While President Abraham Lincoln’s religious life evades easy explanation, his love for the Bible and its teachings cannot be denied. He frequently laced his speeches with Biblical ideas and language, capturing the attention of a Biblically-aware audience. The question of Lincoln’s attraction to the Bible removed from organized religion deserves consideration. The Bible’s distinct role in Lincoln’s speeches may have peaked with Lincoln’s Second Inaugural address. Given March 4, 1865, only six weeks before his assassination, the Second Inaugural may read as the president’s “last will and testament,” a final opportunity to preach to his nation.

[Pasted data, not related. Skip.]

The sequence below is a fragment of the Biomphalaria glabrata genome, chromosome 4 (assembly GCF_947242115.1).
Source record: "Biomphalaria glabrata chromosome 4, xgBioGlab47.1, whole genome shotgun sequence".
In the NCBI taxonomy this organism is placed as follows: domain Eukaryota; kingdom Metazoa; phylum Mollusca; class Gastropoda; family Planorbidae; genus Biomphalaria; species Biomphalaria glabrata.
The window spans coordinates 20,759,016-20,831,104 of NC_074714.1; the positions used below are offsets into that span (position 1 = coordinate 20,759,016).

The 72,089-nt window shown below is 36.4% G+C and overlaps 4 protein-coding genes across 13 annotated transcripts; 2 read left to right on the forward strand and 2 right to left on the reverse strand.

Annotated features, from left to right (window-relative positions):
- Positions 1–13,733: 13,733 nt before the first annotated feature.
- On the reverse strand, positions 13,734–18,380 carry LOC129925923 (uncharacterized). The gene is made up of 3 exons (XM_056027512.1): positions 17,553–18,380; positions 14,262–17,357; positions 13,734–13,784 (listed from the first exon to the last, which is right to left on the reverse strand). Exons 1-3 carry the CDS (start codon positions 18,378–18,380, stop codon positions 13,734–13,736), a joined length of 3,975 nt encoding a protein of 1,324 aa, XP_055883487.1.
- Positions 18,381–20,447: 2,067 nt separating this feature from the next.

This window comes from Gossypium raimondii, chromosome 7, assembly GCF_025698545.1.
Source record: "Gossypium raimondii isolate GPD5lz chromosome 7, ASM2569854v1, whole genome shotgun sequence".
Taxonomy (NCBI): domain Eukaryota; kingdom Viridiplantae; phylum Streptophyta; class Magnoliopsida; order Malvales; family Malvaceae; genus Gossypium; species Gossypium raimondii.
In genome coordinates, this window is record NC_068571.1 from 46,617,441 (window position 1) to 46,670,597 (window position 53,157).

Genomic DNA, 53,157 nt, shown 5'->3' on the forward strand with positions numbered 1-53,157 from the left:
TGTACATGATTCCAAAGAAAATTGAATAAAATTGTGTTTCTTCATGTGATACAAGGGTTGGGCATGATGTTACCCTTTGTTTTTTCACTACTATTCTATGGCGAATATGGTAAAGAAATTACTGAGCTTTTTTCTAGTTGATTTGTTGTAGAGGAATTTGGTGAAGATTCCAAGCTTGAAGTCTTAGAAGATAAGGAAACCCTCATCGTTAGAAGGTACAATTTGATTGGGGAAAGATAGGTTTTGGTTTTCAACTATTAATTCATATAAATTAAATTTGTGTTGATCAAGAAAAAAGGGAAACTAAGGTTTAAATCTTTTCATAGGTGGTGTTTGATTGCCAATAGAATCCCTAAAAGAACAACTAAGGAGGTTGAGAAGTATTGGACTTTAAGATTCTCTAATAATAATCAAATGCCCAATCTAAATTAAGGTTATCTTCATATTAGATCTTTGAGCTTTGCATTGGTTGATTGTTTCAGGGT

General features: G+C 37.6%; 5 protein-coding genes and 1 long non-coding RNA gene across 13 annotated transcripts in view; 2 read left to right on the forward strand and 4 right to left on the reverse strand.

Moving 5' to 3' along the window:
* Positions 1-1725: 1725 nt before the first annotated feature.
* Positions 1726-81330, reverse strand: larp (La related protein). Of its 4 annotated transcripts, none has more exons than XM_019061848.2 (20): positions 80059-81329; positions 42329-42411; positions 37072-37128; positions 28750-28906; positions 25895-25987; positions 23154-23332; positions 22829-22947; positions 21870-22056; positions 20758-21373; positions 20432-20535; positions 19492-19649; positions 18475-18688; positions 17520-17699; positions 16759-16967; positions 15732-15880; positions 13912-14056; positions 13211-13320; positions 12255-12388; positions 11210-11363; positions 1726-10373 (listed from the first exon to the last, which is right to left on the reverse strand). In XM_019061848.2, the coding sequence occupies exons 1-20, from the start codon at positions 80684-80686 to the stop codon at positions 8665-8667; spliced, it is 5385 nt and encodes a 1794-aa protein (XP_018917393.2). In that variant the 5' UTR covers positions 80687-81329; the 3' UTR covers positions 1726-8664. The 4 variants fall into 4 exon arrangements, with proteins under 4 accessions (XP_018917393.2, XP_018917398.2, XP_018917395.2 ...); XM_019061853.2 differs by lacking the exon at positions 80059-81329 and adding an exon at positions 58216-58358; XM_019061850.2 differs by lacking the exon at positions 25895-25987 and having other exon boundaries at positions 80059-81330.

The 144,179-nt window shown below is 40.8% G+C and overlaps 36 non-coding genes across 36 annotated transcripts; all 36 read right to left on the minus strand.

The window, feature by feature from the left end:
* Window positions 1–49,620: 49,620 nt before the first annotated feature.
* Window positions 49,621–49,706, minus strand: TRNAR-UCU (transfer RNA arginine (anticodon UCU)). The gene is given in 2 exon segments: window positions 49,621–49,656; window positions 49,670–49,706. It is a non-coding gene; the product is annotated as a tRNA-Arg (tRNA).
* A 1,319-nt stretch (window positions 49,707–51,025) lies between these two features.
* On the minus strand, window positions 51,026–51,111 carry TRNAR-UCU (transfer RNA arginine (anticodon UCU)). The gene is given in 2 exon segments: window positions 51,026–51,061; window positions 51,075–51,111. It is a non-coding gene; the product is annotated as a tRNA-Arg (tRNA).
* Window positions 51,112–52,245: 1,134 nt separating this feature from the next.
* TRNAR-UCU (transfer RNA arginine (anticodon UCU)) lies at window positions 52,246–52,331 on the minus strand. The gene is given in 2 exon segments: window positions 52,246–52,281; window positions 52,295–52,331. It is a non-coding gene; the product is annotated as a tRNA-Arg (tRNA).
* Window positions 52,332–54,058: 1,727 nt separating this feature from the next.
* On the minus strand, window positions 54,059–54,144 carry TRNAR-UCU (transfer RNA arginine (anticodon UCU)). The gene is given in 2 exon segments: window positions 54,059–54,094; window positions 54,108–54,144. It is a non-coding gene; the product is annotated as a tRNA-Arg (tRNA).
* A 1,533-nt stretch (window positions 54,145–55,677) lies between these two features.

Author information: Ben Atwood studies English Literature and Jewish Studies at Yeshiva University (YU) and is a scholar at YU's Straus Center for Torah and Western Thought. He will begin Rabbinical school at YU in the fall and hopes to create socially and politically-aware religious communities.
"Sermon from the Capitol Hill: Abraham Lincoln’s Usage of the Bible in His Second Inaugural,"
Compass: An Undergraduate Journal of American Political Ideas: Vol. 5:
2, Article 3.
Available at: https://digitalcommons.jsu.edu/compass/vol5/iss2/3